Mastering FXML


1 Why Use FXML

This tutorial provides a basic description of FXML and the benefits of using it to create user interfaces.

FXML is an XML-based language that provides the structure for building a user interface separate from the application logic of your code. This separation of the presentation and application logic is attractive to web developers because they can assemble a user interface that leverages Java components without mastering the code for fetching and filling in the data.

The following sections provide more information about FXML, and when you would choose FXML over other methods of creating a user interface:

Introduction to FXML

FXML does not have a schema, but it does have a basic predefined structure. What you can express in FXML, and how it applies to constructing a scene graph, depends on the API of the objects you are constructing. Because FXML maps directly to Java, you can use the API documentation to understand what elements and attributes are allowed. In general, most JavaFX classes can be used as elements, and most Bean properties can be used as attributes.

From a Model View Controller (MVC) perspective, the FXML file that contains the description of the user interface is the view. The controller is a Java class, optionally implementing the Initializable class, which is declared as the controller for the FXML file. The model consists of domain objects, defined on the Java side, that you connect to the view through the controller. An example of this structure is in the tutorial Creating an Address Book with FXML.

While you can use FXML to create any user interface, FXML is particularly useful for user interfaces that have large, complex scene graphs, forms, data entry, or complex animation. FXML is also well-suited for defining static layouts such as forms, controls, and tables. In addition, you can use FXML to construct dynamic layouts by including scripts.

Simple Example of FXML

The easiest way to show the advantages of FXML is with an example. Take a look at Figure 1-1, which shows a user interface that includes a border pane layout that has a top and center region, each of which contains a label.

Figure 1-1 Border Pane Simple Example

Description of Figure 1-1 follows
Description of "Figure 1-1 Border Pane Simple Example"

First, look at how the user interface is constructed and built directly in the source code, as shown in Example 1-1.

Example 1-1 Java Code for a User Interface

BorderPane border = new BorderPane();
Label toppanetext = new Label("Page Title");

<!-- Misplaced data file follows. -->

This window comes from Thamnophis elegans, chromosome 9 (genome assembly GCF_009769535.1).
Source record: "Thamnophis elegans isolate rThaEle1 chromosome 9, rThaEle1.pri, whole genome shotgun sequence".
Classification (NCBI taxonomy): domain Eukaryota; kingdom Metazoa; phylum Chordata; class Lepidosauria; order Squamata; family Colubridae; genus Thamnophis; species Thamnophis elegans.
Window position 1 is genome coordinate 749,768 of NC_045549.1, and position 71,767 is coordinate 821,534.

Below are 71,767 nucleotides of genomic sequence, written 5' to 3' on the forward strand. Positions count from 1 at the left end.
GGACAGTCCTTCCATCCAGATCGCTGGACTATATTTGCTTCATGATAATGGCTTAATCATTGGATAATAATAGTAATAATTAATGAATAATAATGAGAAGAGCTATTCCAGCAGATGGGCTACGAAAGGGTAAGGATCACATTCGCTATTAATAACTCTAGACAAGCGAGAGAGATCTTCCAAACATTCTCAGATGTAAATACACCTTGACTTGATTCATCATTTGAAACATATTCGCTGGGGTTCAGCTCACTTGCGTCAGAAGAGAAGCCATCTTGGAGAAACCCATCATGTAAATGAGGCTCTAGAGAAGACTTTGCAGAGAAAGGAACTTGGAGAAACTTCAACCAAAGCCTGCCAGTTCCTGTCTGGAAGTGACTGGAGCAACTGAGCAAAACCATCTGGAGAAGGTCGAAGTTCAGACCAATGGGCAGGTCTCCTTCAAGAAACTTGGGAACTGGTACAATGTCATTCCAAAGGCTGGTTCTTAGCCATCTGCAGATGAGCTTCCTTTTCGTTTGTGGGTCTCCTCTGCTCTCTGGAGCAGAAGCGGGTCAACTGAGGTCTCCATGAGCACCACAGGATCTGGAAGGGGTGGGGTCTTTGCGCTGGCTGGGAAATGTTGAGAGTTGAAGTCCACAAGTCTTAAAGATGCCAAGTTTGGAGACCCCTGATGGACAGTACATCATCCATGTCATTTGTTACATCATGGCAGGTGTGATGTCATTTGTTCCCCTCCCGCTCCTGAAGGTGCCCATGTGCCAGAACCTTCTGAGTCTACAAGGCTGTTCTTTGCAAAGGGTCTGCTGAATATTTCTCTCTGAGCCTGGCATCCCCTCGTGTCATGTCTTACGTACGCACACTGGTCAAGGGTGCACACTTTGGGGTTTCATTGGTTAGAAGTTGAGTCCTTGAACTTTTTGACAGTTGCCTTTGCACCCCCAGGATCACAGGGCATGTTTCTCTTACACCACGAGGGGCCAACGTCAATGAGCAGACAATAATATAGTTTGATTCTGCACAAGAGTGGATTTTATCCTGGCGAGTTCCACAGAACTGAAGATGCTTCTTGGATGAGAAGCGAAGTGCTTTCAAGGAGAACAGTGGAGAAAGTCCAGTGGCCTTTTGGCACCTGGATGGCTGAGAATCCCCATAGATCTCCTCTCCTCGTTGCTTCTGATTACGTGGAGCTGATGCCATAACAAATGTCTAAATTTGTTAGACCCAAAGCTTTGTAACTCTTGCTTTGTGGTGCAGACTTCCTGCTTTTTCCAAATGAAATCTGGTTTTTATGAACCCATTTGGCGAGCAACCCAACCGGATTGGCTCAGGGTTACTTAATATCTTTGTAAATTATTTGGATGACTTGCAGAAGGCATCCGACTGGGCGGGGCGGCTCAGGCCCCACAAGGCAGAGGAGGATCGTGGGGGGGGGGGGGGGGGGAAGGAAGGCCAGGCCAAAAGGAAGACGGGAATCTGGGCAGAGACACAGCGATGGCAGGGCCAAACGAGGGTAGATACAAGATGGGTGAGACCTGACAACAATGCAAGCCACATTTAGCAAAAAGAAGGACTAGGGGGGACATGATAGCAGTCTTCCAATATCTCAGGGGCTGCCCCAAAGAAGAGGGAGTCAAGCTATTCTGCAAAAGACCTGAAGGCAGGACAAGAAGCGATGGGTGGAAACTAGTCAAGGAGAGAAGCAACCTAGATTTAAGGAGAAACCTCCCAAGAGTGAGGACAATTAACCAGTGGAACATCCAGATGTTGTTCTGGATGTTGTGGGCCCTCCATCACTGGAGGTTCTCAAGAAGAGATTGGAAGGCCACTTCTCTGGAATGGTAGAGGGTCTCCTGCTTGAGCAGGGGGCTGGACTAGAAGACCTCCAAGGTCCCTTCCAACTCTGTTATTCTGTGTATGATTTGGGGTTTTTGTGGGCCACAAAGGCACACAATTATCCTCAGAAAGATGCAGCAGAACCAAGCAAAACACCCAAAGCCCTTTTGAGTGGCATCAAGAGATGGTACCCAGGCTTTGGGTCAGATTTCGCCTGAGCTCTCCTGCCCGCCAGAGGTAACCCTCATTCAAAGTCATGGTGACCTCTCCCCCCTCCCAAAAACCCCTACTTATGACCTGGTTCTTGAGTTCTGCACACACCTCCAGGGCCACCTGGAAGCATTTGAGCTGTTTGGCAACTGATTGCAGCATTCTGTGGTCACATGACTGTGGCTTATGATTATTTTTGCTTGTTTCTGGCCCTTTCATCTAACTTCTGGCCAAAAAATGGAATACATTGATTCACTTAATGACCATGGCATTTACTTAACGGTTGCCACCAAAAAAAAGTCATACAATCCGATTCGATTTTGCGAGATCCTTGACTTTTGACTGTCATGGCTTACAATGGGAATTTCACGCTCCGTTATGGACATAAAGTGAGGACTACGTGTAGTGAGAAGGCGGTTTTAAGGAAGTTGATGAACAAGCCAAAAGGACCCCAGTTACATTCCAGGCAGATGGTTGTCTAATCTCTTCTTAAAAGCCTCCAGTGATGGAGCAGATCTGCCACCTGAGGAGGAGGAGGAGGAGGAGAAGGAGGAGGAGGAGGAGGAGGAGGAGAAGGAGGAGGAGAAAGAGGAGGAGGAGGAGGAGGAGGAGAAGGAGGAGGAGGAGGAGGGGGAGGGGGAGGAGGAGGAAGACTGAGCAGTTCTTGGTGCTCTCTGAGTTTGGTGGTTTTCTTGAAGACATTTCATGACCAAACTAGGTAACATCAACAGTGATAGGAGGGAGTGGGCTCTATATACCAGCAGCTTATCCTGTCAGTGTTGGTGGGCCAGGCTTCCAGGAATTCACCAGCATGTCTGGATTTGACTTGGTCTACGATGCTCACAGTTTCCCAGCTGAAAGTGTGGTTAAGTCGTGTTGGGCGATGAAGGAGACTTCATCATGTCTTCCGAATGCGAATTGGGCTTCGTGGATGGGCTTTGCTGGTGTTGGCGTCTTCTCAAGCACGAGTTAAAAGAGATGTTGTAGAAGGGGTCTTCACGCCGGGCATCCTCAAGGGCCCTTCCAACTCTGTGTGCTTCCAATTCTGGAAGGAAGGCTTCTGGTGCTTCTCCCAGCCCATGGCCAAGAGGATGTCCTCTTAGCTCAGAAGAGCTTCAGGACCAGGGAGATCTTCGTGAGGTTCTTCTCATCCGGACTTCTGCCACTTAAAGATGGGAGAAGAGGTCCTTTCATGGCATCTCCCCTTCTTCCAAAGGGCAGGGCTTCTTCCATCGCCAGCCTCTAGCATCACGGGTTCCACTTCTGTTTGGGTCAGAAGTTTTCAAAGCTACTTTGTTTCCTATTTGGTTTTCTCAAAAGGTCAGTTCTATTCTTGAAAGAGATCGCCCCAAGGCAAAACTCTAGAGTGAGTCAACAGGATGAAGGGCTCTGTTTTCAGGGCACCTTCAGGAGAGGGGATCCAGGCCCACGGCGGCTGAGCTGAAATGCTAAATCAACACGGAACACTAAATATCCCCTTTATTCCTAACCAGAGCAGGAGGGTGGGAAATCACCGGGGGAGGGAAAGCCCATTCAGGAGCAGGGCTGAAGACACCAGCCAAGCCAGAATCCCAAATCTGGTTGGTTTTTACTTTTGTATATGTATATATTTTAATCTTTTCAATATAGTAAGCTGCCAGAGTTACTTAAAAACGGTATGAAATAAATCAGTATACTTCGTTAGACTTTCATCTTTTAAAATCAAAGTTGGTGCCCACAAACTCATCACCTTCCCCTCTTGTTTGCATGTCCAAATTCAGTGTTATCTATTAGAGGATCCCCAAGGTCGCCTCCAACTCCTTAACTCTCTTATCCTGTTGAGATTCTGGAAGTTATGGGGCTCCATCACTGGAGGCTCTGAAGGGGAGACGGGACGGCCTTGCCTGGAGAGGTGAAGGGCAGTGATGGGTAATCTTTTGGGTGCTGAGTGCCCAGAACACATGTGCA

Label centerpanetext = new Label ("Some data here");

Next, look at Example 1-2, which shows the same user interface, but in FXML markup. You can see the hierarchical structure of the user interface, which in turn makes it easier to add components and build upon the user interface.

Example 1-2 FXML Markup for a User Interface

        <Label text="Page Title"/>
        <Label text="Some data here"/>

Benefits of FXML

In addition to providing web developers a familiar approach to designing user interfaces, FXML offers these benefits:

  • Because the scene graph is more transparent in FXML, it is easy for a development team to create and maintain a testable user interface.

  • FXML is not a compiled language; you do not need to recompile the code to see the changes.

  • The content of an FXML file can be localized as the file is read. For example, if an FXML file is loaded using the en_US locale, then it produces the string "First Name" for a label based on the following resource string:

    <Label text="%firstName"/>

    If the locale is changed to fr_FR and the FXML file is reloaded, then the label shows "Prénom."

    The same is not true for Java code, because you must manually update the content of every element of your user interface by obtaining a reference to it and calling the appropriate setter (such as setText()).

  • You can use FXML with any Java Virtual Machine (JVM) language, such as Java, Scala, or Clojure.

  • FXML is not limited to the view portion of the MVC interface. You can construct services or tasks or domain objects, and you can use JavaScript or other scripting languages in FXML. For an example of using JavaScript, see Use a Scripting Language to Handle Events in the FXML tutorial of the Getting Started guide.

FXML and Scene Builder

Just as some developers prefer to work directly in the XML code, other developers prefer to use a tool to author their XML. The same is true with FXML.

If you prefer to use a tool, or if you want to create a quick prototype to get feedback, then you might prefer to use JavaFX Scene Builder. Scene Builder is a design tool that generates the FXML source code as you define the user interface for your application. Scene Builder can help you to quickly create a prototype for an interactive application that connects components to the application logic. For more information, see Getting Started with JavaFX Scene Builder.

Because Scene Builder uses XML as a serialization format, the produced FXML code is very clear and you can further edit FXML files, generated by Scene Builder, in any text or XML editor.

NetBeans IDE 7.2 enables you to open FXML files in JavaFX Scene Builder, provided that the latter is installed on your computer. This tighter integration of NetBeans and Scene Builder gives an additional advantage when developing FXML applications.